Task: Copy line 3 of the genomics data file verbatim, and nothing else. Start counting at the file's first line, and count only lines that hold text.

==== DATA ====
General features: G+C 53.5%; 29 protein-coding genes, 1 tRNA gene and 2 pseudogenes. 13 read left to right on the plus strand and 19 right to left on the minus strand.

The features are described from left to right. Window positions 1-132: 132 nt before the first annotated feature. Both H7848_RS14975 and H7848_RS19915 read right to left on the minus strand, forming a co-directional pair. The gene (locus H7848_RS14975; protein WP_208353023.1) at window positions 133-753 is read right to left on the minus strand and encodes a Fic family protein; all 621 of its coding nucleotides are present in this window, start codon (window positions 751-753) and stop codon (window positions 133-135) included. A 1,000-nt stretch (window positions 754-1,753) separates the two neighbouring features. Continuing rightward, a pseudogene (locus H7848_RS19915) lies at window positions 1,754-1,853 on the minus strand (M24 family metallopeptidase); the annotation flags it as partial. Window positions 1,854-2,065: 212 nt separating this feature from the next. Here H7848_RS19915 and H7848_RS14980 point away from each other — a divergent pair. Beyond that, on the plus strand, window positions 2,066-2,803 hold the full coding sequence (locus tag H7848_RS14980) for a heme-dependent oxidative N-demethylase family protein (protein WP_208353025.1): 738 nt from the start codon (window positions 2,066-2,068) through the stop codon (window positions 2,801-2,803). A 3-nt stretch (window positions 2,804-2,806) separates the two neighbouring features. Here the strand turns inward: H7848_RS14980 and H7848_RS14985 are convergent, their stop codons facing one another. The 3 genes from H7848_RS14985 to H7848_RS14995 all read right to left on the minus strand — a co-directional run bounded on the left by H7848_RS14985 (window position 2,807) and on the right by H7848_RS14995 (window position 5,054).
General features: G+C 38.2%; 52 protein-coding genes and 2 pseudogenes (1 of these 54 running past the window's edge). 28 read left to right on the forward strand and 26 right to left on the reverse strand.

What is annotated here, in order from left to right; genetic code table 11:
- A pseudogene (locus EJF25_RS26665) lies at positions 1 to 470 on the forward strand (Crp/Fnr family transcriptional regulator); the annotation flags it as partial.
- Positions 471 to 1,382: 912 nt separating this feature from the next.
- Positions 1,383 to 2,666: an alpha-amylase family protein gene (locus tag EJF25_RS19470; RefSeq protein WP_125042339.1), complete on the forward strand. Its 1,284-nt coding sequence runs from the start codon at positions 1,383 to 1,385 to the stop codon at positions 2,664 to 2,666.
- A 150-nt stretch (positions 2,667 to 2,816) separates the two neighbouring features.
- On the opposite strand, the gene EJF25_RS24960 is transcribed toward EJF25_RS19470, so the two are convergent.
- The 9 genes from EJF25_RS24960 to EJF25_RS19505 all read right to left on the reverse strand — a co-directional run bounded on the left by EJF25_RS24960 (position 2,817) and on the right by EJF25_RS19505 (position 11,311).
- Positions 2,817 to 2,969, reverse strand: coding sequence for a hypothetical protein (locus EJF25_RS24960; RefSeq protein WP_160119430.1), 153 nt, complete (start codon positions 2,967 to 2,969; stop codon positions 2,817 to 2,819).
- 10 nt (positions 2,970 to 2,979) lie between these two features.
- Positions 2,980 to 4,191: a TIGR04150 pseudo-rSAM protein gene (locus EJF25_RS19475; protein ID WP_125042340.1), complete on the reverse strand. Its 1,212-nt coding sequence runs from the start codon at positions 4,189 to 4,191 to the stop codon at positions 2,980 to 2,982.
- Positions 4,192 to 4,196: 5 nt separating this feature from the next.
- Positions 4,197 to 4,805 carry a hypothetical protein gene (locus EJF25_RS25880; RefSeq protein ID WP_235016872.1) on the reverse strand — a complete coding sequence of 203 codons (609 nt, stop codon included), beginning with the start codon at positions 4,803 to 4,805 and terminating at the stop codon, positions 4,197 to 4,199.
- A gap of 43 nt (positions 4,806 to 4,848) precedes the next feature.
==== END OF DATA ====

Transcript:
General features: G+C 38.2%; 52 protein-coding genes and 2 pseudogenes (1 of these 54 running past the window's edge). 28 read left to right on the forward strand and 26 right to left on the reverse strand.